The Estonian Prime Minister made no secret of the fact that the hardest thing upon introducing the e-government was to assure state officials of the importance and necessity of the particular reforms.
«Do you want me to tell you what the most frequently asked question was to me?» - smiled Laar. « - How many ministers said they wish to resign after having learned about the coming changes? And my answer was - not a single one. Our oldest minister is 55, but even he was capable of perceiving everything quickly.» According to Laar, it is of essential importance to have close co-operation with private businesses in order to successfully develop the e-sector: «Working side by side is the only key to success».
The real situation shows that the Internet is used in Latvia by approximately 13% of the entire population ( around 300,000 people), in Lithuania the figure is around 9%, while in Estonia the respective number is much higher - at 52%, with 35% of the population having a connection to the global information highway. What's more, regular Internet access is provided not only to all Estonian pupils and students, but also to soldiers serving in the armed forces. Just for comparison: estimates show that the average EU Internet penetration approaches 40 per cent - leading countries are Iceland, Sweden and Norway with more than 60 per cent of households being connected to the web.
Tim Keating, Director of the European, Middle East and Africa divisions of Intel Capital, announced that the company has decided to pay serious attention to the Internet economy. The statement was supported by the following argument: in the year 2000 the total amount of investments into this sector accounted for 1.3 billion US dollars, whereas this year the figure has exceeded 2.7 billion US dollars by June alone.
According to Keating, the leading positions, are of course held by Intel, which has invested a lot of resources into the development of the Internet economy by now. If compared with year-on-year figures revealing the amount of capital investments during the first six months of 2001, Intel surpasses its closest rival GE Corporation one and a half times; Dell and Siemens are exceeded three times; while it stands up to five times more in regards to Compaq and Reuters.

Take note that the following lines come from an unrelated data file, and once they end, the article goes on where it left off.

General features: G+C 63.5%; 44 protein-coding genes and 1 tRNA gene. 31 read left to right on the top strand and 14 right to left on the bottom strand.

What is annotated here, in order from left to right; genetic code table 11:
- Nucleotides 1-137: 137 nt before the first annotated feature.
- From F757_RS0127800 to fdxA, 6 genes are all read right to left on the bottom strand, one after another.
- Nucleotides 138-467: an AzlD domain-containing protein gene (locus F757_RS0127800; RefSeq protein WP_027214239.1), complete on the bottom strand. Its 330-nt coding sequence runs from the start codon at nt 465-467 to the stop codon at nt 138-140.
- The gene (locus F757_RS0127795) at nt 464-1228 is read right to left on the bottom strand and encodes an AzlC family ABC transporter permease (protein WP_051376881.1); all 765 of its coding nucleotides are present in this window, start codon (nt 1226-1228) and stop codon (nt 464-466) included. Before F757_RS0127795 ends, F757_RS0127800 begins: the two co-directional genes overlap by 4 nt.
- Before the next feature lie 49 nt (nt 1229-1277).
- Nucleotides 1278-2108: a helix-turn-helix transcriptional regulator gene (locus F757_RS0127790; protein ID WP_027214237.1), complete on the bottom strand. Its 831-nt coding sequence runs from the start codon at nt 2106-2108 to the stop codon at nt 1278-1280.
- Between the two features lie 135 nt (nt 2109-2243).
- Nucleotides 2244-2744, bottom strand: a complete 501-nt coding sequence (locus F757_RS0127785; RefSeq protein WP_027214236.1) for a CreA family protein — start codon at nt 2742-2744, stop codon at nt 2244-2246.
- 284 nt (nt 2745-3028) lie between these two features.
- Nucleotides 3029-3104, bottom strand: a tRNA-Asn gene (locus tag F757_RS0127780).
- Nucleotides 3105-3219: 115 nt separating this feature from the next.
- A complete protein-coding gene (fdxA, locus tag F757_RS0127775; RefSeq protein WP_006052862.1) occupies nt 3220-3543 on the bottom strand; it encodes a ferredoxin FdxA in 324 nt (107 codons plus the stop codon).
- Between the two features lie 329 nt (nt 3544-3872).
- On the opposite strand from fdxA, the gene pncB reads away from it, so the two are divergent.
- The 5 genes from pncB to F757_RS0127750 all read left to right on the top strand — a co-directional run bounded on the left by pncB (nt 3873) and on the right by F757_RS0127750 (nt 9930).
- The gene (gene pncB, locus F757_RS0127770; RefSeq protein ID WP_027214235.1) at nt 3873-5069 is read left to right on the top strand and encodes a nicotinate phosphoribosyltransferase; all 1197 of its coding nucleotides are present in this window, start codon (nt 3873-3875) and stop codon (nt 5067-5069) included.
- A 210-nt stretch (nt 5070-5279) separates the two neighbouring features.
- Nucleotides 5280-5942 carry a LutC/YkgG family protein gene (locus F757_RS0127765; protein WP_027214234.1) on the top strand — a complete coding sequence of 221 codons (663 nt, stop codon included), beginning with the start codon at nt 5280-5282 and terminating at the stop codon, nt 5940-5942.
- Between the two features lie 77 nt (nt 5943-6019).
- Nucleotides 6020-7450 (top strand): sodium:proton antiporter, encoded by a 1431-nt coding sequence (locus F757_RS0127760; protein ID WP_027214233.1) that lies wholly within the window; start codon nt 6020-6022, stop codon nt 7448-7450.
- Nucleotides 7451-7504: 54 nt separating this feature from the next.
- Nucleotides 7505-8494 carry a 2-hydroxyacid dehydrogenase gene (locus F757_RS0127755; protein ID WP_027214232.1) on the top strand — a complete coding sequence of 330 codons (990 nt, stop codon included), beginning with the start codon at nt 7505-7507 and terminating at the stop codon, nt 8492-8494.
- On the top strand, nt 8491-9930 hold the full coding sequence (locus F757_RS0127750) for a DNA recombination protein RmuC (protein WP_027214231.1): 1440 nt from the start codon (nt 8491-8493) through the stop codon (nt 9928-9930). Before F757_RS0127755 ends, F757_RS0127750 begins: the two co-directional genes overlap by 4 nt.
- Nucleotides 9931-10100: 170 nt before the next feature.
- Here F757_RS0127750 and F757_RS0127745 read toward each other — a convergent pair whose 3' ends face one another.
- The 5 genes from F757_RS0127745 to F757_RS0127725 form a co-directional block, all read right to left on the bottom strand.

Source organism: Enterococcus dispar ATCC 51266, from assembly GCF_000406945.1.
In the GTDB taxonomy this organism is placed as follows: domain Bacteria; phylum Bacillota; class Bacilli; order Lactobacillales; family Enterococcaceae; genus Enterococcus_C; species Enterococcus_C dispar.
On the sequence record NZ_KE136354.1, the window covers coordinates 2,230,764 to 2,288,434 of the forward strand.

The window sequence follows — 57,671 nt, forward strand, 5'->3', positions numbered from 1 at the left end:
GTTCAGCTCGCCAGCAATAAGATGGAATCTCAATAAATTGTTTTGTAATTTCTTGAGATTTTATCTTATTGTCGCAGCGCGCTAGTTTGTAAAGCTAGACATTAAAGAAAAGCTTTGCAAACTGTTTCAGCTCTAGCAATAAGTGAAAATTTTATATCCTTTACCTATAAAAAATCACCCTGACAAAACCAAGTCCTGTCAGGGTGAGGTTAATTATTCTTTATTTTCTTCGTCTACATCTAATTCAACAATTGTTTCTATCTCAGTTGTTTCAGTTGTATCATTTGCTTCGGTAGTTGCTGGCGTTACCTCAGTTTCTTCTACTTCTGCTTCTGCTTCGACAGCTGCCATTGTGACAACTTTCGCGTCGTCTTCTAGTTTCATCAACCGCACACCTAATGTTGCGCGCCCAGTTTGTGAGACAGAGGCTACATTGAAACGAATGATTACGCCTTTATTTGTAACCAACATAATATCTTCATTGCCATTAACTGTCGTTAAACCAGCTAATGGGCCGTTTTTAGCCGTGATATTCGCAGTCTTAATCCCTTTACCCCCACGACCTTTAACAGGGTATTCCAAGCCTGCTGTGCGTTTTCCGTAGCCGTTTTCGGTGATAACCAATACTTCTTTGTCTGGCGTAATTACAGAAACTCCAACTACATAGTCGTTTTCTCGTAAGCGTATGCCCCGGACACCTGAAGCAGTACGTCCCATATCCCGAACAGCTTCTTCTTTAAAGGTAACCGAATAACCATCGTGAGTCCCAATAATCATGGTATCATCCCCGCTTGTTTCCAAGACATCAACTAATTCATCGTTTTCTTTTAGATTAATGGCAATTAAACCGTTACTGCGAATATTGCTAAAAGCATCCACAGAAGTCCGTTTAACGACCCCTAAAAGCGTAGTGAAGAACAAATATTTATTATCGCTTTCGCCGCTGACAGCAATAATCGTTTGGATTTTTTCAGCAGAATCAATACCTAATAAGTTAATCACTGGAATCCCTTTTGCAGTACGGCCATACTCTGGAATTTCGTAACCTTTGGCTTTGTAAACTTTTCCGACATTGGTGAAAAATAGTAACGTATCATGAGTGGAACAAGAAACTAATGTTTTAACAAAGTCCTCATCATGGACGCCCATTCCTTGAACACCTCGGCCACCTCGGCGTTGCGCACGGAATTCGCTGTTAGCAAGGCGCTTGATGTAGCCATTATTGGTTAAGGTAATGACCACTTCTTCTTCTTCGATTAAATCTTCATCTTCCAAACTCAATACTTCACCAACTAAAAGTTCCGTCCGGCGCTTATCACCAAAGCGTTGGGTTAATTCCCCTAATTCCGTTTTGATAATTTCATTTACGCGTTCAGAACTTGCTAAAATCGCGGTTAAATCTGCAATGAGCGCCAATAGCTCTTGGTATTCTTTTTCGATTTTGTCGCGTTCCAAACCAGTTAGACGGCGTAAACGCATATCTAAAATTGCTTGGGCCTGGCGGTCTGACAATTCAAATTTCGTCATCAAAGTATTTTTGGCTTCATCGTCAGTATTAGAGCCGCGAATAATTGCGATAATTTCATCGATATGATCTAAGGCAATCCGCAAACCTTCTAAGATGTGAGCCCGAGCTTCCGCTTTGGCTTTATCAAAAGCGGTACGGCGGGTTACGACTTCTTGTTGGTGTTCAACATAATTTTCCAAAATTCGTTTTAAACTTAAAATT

The ever-growing popularity of the Internet is the fundamental reason for Intel increasing the amount of its investments in the sector. In the first quarter of 2001, total Internet traffic made up one million terabytes per month - over a five-year period the respective number has increased five times. This increase has happened despite the fact that a connection to the web from the users' point of view is still quite expensive and slow - for Europe the average speed of information transmission on the Internet is 25-26 Kbits/sec, whereas 37% of Internet users in South Korea (a leader in terms of Internet speed) surf through websites at the speed of 256 Kbits/sec.
As for the development of information technologies, future prospects as perceived by Compaq seem rather interesting. Werner Kopf, Compaq's Executive Chairman for Europe, Middle East and Africa, declared that the gap of job vacancies in the IT sphere, currently accounting for approximately 20 per cent in Europe, will not be filled even by the year 2003. This means that approximately 1.6 million IT specialists will be required on the labor market.
He also thinks that IT professionals should be granted pan-European work permits. Furthermore, as only 23% of the whole European labor force has knowledge of how to use a computer, it is very essential in his opinion to promote activities in regard to teaching basic computer skills.